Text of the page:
Figure 1: Annual North American Exports (in US$ Millions)
One of the big sticking points for Trump was the requirement to increase the percentage of each automobile coming from one of the three nations.
- The rate will rise from 5/8th of the car to 75% under the USMCA. The net effect is that the three countries can “stick it” to China. That is a political winner for all three, so long as auto inflation is tame. Some minimum wages for auto workers were also added, a burden shouldered by Mexico.
Canada was the wild card because Mexico and the U.S. agreed in principle to terms several weeks ago. As we get into the numbers, use U.S. and Canadian GDP of $20.4 trillion and $1.74 trillion, respectively, for context.
- That gives reason to collectively yawn at the new allowance for 3.5% U.S. market share in the $16 billion to $20 billion Canadian dairy industry. This is a commercial opportunity worth less than $1 billion, frankly.
- The much-maligned steel and aluminum export tariffs remain. This too is an afterthought. With steel equal to 1.5% of Canada’s export total, and with 91% of it going to the United States, about $4.5 billion worth of Canadian steel will be affected…Levying a tariff does not make all cross-border trade disappear, however. Even if the 25% levy causes half of Canadian steel exports to the U.S. to completely evaporate, we are talking about $2.25 billion. Also, from a global perspective, presumably most or all of the disappeared Canadian steel would shift someplace else, seemingly the U.S. Again, we are talking about two economies collectively worth about $22 trillion, yet the news cycle is harping on a few billion dollars.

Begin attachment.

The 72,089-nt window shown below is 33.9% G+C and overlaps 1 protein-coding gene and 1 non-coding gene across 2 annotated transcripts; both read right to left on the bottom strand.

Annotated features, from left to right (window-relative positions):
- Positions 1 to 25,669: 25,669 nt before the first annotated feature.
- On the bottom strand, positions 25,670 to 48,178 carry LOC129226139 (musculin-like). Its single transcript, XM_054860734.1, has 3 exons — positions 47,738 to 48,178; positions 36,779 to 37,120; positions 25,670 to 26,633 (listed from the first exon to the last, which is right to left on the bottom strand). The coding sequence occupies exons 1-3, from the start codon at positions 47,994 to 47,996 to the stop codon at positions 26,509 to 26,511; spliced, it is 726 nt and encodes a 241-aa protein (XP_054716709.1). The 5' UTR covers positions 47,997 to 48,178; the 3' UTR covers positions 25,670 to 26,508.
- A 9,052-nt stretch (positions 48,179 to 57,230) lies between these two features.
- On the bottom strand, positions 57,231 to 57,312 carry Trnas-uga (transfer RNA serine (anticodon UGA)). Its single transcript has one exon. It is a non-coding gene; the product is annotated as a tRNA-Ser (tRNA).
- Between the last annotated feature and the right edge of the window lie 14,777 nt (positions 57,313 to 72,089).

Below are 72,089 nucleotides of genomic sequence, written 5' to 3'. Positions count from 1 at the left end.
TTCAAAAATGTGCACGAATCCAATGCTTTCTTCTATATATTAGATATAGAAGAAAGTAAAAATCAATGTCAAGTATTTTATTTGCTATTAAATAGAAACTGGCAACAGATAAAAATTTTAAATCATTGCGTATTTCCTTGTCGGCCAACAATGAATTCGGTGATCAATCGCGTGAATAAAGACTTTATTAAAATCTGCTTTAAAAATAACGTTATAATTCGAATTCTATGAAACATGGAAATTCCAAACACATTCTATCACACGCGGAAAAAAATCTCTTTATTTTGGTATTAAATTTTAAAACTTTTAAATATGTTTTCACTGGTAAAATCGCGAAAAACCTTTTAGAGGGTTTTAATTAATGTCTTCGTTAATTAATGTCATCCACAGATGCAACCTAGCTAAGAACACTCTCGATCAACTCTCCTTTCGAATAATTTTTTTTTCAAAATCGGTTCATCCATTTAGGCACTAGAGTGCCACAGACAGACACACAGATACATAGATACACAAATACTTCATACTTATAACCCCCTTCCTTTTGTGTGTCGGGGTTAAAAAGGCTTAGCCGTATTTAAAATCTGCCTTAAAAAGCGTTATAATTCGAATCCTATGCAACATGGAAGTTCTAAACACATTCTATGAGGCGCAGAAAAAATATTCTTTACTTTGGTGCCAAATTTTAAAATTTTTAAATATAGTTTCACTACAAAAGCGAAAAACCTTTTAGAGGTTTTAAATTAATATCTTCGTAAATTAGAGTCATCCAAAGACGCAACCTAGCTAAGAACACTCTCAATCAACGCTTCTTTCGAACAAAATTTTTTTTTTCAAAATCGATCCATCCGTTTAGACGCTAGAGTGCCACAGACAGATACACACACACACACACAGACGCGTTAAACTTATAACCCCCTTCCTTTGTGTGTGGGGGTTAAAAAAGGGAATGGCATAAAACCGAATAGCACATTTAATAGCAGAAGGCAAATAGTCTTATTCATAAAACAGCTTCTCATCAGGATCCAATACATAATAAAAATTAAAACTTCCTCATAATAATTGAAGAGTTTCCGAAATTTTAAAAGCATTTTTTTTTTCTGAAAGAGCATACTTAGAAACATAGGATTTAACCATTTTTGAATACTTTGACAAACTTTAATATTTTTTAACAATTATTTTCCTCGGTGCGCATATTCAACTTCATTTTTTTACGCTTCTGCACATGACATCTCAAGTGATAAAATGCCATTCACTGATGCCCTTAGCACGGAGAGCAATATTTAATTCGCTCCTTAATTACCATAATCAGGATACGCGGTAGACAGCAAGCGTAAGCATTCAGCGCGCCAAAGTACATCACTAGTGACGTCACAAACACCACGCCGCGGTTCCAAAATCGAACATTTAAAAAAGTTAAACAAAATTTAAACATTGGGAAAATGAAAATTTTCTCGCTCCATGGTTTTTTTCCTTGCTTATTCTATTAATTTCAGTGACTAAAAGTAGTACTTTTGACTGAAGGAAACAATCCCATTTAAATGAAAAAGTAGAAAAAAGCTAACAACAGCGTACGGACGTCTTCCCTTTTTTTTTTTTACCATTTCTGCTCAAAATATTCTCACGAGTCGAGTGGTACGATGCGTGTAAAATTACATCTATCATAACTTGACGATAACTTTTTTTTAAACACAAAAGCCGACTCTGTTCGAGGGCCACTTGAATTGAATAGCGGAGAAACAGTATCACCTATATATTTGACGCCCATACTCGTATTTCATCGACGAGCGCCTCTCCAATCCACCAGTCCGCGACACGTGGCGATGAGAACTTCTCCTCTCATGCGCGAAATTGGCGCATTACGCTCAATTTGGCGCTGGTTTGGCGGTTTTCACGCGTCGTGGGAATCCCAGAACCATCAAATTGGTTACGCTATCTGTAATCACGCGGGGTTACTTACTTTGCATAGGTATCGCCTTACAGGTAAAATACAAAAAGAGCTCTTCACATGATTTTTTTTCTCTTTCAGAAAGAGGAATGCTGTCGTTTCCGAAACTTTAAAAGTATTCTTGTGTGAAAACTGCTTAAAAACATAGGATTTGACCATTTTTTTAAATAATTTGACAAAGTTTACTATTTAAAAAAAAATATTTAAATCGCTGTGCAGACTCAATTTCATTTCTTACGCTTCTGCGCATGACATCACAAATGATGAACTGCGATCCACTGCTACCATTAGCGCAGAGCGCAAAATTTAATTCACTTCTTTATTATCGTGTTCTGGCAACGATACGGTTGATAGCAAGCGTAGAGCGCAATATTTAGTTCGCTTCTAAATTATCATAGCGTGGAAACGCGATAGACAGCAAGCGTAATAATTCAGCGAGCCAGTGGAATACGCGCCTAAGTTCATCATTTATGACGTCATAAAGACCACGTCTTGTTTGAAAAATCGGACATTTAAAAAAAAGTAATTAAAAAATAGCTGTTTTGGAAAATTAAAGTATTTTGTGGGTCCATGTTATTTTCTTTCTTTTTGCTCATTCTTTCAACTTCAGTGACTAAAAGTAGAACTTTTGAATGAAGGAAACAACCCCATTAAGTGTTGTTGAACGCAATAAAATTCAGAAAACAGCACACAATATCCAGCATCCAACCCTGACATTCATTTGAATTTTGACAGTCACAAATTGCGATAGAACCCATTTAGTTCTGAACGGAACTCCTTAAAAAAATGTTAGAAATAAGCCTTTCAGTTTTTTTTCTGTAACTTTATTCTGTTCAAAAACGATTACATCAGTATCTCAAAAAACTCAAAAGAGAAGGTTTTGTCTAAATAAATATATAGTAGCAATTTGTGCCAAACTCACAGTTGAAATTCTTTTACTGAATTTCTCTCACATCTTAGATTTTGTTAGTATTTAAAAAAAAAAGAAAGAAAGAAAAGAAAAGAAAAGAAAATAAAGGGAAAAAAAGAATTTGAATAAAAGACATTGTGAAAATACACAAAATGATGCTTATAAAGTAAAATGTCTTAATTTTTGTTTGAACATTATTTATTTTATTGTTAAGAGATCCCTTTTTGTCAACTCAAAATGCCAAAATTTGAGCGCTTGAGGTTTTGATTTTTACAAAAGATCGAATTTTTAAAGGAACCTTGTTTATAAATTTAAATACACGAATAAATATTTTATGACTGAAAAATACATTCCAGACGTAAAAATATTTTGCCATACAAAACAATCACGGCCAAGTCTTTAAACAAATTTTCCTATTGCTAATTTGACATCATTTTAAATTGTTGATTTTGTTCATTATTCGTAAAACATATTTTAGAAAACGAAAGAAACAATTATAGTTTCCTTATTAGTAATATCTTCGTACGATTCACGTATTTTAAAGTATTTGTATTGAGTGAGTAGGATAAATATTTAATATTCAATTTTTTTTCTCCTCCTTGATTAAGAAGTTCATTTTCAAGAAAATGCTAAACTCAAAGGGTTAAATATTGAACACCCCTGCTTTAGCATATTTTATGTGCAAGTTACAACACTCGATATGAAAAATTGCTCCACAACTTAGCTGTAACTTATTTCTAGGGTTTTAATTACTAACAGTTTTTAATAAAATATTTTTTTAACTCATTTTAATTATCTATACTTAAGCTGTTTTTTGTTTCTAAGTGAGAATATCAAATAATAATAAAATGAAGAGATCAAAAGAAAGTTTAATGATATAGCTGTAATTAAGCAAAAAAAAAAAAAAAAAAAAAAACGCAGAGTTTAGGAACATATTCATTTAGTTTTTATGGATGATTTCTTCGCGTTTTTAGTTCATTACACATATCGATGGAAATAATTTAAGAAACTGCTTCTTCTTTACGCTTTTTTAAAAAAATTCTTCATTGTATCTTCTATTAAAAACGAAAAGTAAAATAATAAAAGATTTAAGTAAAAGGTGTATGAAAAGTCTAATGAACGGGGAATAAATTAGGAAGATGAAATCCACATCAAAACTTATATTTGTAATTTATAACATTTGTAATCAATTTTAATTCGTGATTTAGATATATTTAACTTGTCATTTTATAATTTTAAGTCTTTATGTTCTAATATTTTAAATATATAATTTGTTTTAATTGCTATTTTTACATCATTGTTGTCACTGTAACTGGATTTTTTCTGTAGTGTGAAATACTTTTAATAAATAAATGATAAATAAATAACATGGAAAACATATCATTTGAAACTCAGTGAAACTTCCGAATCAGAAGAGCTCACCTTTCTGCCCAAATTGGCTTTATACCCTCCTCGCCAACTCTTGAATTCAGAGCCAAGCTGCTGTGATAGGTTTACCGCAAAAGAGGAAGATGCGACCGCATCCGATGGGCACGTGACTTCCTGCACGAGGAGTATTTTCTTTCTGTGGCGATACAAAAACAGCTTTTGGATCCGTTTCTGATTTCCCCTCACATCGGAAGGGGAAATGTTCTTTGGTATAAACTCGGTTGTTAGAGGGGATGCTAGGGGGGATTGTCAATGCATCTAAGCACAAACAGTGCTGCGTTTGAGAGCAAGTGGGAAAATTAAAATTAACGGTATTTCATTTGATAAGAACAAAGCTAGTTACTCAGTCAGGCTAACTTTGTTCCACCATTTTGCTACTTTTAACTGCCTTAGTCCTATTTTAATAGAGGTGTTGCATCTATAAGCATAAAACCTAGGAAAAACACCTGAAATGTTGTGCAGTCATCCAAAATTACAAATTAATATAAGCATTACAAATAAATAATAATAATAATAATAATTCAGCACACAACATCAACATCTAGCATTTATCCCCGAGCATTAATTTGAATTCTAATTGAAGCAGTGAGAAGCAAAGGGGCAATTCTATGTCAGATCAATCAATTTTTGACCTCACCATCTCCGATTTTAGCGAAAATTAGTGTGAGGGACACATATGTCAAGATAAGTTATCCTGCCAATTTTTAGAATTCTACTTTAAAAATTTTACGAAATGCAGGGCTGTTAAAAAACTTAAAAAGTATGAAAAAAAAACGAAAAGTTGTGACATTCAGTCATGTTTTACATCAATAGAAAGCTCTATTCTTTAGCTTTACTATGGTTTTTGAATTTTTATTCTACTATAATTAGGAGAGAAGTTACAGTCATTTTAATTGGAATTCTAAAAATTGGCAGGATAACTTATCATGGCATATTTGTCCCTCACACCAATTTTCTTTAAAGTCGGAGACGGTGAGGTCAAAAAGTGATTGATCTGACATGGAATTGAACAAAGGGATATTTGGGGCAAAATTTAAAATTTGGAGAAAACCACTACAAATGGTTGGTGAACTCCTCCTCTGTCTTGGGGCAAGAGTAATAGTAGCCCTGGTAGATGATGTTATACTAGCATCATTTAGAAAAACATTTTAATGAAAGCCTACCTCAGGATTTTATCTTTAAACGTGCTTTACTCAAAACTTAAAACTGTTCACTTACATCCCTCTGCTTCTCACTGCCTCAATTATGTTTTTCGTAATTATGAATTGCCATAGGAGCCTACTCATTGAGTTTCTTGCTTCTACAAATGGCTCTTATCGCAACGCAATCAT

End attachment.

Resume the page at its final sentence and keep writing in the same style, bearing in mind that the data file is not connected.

- As for aluminum, Trading Economics puts Canadian exports at $9.82 billion in 2017, with 87% headed to the U.S. How much of that $8.54 billion of U.S. sales is going to totally disappear because of a 10% tariff? $1 billion? $2 billion?
Add up the dairy, steel and aluminum hit to Canada, and we are talking about numbers that are Big Picture insignificant—for all parties…